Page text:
As a dental student, you already know that becoming a dentist means making critical decisions. With diagnosis and treatment planning, there are many options that are presented for any given patient who finds him or herself in your chair. Being indecisive is no place for a dentist, and both your patients and your future practice team lies their trust in you. The more training and continued education that you receive while in school, the more your confidence grows as the right decisions are made during a young career.
The ability to identify problems and implement solutions is a dentist’s bread and butter. Problem solving can go beyond your patients and find its way into managing your team, running your small business, or any other billing or marketing issues that may arise when you find yourself as a practice owner. In any event, one can use the following breakdown to combat these common challenges.
Identify the Underlying Problem
You can’t solve a problem without first defining the underlying cause. Ask yourself, is this problem a consequence of a larger issue? Focusing on the root cause will make it easier to determine solutions, rather than patching up inconsequential difficulties or other minor inconsistencies. It might take some time, but if you see the complete picture you can more accurately determine a solution from it. Whether it’s inner-office politics or a hiccup in a report, searching for that overarching problem should be your first step.
Have Many Solutions
Once you have identified the problem, don’t rush into the first solution that pops into your head. If you act too soon, you might not be considering the best possible answer. Instead, find alternative solutions—this may open more doors for compromises, and leave everyone involved with a “win-win”. When you have options, you might be able to see which solutions have the least amount of repercussions, and decide from there. Of course, if a problem doesn’t allow for these alternatives, then your first reaction has to be used.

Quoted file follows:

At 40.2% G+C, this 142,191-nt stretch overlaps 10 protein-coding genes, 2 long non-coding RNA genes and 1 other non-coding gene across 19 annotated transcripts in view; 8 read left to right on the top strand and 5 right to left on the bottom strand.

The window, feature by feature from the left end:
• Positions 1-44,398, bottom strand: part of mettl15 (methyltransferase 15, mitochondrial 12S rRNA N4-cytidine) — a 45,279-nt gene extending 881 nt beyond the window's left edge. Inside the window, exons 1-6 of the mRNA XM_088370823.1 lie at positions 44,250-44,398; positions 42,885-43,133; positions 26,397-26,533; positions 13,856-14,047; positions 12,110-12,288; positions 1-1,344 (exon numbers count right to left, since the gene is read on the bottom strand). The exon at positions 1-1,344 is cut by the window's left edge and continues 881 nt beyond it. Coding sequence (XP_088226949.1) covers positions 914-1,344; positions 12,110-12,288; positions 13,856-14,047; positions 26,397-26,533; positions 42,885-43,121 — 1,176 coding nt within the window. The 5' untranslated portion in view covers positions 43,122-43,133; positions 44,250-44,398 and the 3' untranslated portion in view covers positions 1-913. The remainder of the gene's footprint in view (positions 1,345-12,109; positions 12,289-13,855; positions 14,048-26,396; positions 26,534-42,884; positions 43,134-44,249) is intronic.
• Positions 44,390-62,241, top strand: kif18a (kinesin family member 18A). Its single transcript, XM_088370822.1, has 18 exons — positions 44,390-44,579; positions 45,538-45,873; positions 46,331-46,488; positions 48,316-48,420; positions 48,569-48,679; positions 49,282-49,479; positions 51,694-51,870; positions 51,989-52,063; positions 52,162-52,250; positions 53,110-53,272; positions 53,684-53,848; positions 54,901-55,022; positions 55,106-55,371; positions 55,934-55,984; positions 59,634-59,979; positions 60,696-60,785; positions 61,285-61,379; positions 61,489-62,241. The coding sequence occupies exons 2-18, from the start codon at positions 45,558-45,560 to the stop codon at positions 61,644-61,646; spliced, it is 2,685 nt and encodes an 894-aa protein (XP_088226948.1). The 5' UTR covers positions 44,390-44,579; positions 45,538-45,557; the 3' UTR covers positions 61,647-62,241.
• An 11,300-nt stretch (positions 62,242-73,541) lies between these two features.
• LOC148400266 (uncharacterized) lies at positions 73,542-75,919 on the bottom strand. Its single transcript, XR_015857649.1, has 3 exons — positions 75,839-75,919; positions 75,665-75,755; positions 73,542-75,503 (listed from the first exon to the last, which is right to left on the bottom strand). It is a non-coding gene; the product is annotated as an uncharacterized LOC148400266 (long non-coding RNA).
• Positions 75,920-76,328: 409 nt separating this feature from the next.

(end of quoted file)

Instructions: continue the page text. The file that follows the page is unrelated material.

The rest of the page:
Don’t keep the problem to yourself, or push your preferred solution. Hear out how team members might approach, and discuss how your options will play out in the long-term. Not only will it generate more options for tackling the problem, but talking it over with your staff will help build team trust and leadership. Your staff will certainly appreciate it. Once that’s in place, begin to see how each option will look in full motion, and implement the one that has the greatest gain with the lowest risk.
Implement and Evaluation
When in the implementation process, assess what responsibilities and outcomes will be expected. Does your staff need to know? What are some adjustments that need to be made when the solution is reached? What can you change to prevent this problem from recurring? You’ll find that many “soft skills” will be implemented here as well, and reevaluation should be your last step. How well is your solution working? Does a new plan need to be implemented? Is the problem ultimately solved? If things are not working out, take a step back for reevaluation. Luckily, if you’ve followed these recommendations, you’ll have many options in place, and consider alternatives to finally solve that problem.
Dental students are expected to problem solve almost every day. But have you had the time to think about whether or not your problem-solving skills are effective? Becoming a part of the healthcare profession means being a leader in your chosen field. With maturity, accountability, and a little bit of courage, dental students can find themselves reaching their fullest potential as new leaders. There’s no better time to acquire these problem-solving tools once you prepare to enter a new semester. Start your leadership skills off right!